BACKGROUND

Resource allocation problems that involve matching of resources available from a service provider to a set of requests from clients for the resources can arise in a variety of different contexts. One example resource allocation problem arises in online advertising scenarios, where advertisers may request/buy space for display ads (e.g., graphical “banner” ads) to be shown to users in conjunction with webpages available from service providers. The service providers may be compensated an amount for each webpage impression (e.g., user view of a page) for which an advertisement is shown. Display ads are typically sold with guaranteed impression goals. In this scenario, the service provider sells orders for a fixed number of impressions and is responsible for making sure that the goals for the orders are met. In this context, the service provider may be concerned with matching of various requests to impressions in a manner that increases revenue and fulfills all the orders.

Matching for the example online advertising scenario and other comparable resource allocation problems, though, can become quite difficult as the number of requests to be matched becomes larger due to the number of computations involved in performing the matching. Traditional algorithms suitable to perform matching with relatively small data sets may be unable to successfully perform matching for larger data sets that arise in some scenarios.
SUMMARY

This Summary is provided to introduce a selection of concepts in a simplified form that are further described below in the Detailed Description. This Summary is not intended to identify key features or essential features of the claimed subject matter, nor is it intended to be used to limit the scope of the claimed subject matter.

Various embodiments provide online algorithms for resource allocation. In one or more embodiments, requests for resources from a service provider are received stochastically. For each request, different options for satisfying the request are evaluated based in part upon shadow costs (e.g., unit costs) that are assigned to resources associated with the different options. One of the options may be selected by optimizing an objective function that accounts for the shadow costs. Resources for the selected option are allocated to the request and an adjustment is made to the shadow costs for remaining resources to reflect differences in rates for allocation and/or consumption of the resources. Thereafter, resources may be allocated to a subsequent request using the updated shadow costs and the costs are adjusted again. By updating shadow costs iteratively in this manner, an increasingly more accurate analysis of the objective function is achieved.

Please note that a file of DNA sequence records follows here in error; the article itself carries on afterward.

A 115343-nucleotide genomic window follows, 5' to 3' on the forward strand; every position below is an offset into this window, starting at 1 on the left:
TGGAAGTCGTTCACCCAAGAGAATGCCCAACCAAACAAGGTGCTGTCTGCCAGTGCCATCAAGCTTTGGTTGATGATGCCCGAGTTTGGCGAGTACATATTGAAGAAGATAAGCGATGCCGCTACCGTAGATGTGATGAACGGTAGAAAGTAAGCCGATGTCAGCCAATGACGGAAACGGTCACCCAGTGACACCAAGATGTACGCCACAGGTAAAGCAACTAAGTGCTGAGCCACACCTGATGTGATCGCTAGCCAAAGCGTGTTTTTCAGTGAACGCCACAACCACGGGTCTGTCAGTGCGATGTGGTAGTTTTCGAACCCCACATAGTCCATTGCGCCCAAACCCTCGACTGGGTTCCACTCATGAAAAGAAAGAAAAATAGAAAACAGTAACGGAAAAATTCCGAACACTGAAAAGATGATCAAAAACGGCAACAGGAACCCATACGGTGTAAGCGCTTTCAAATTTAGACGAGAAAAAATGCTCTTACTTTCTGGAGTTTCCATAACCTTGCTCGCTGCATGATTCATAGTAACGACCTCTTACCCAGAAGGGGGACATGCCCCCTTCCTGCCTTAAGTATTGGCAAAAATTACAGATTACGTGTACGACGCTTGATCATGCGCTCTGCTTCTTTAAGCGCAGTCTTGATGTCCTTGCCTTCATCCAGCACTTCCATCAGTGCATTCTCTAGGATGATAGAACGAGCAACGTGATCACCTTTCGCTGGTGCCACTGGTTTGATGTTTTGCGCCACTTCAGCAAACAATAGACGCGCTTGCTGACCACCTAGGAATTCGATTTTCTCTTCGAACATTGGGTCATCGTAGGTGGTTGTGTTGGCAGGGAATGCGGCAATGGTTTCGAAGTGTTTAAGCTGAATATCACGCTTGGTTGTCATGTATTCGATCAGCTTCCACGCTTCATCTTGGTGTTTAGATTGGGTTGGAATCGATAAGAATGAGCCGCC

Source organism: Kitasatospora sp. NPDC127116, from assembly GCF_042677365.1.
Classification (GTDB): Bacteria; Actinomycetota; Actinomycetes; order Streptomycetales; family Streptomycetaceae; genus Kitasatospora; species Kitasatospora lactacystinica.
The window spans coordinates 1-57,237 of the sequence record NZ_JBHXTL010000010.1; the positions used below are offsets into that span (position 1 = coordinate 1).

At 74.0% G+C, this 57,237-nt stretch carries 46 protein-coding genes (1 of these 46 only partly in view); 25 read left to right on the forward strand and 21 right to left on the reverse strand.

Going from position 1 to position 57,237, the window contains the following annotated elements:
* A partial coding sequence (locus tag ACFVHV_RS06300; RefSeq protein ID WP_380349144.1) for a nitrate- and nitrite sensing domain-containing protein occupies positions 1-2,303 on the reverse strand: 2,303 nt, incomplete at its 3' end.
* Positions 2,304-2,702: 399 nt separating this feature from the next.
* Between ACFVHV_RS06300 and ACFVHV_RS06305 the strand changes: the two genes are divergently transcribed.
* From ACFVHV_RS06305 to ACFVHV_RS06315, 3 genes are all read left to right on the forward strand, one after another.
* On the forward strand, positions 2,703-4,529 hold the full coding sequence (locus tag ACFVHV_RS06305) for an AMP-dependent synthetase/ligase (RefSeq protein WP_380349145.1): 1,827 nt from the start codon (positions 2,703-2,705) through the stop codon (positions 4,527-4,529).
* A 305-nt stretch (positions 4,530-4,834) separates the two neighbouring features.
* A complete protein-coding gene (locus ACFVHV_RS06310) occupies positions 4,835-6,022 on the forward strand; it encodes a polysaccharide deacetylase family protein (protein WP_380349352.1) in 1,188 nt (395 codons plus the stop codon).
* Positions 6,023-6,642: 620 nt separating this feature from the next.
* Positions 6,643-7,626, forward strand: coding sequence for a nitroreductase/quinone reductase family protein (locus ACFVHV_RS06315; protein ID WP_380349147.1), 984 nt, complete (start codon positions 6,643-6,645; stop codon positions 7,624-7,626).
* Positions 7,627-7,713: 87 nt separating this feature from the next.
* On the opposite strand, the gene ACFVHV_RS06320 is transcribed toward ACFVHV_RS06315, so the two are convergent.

BRIEF DESCRIPTION OF THE DRAWINGS

FIG. 1 illustrates an example operating environment in which one or more embodiments of online resource allocation algorithms can be employed.

FIG. 2 is a flow diagram that describes an example procedure in accordance with one or more embodiments.

FIG. 3 is a flow diagram that describes details of an example online resource allocation algorithm in accordance with one or more embodiments.

FIG. 4 is a flow diagram that describes details of an example objective function in accordance with one or more embodiments.

FIG. 5 is a block diagram of a system that can implement the various embodiments.
DETAILED DESCRIPTION

Overview

Various embodiments provide online algorithms for resource allocation. In one or more embodiments, requests for resources from a service provider are received stochastically. For example, advertisers may place bids/orders for advertising space within webpages served to clients by a service provider. For each request, different options for satisfying the request are evaluated based in part upon shadow costs (e.g., unit costs) that are assigned to resources associated with the different options. In the advertising example, the resources are different impressions or instances of a webpage with an ad being displayed to a client. One of the options to satisfy the request may be selected by optimizing an objective function that accounts for the shadow costs. This may involve maximizing a profit margin computed for the different options by subtracting cost for the option (e.g., a sum of the shadow costs) from profit or revenue. Resources for the selected option are allocated to the request and an adjustment is made to the shadow costs for remaining resources to reflect differences in rates for allocation and/or consumption of the resources. Thereafter, resources may be allocated to a subsequent request using the updated shadow costs and the costs are adjusted again. By updating shadow costs iteratively in this manner, an increasingly more accurate analysis of the objective function is achieved.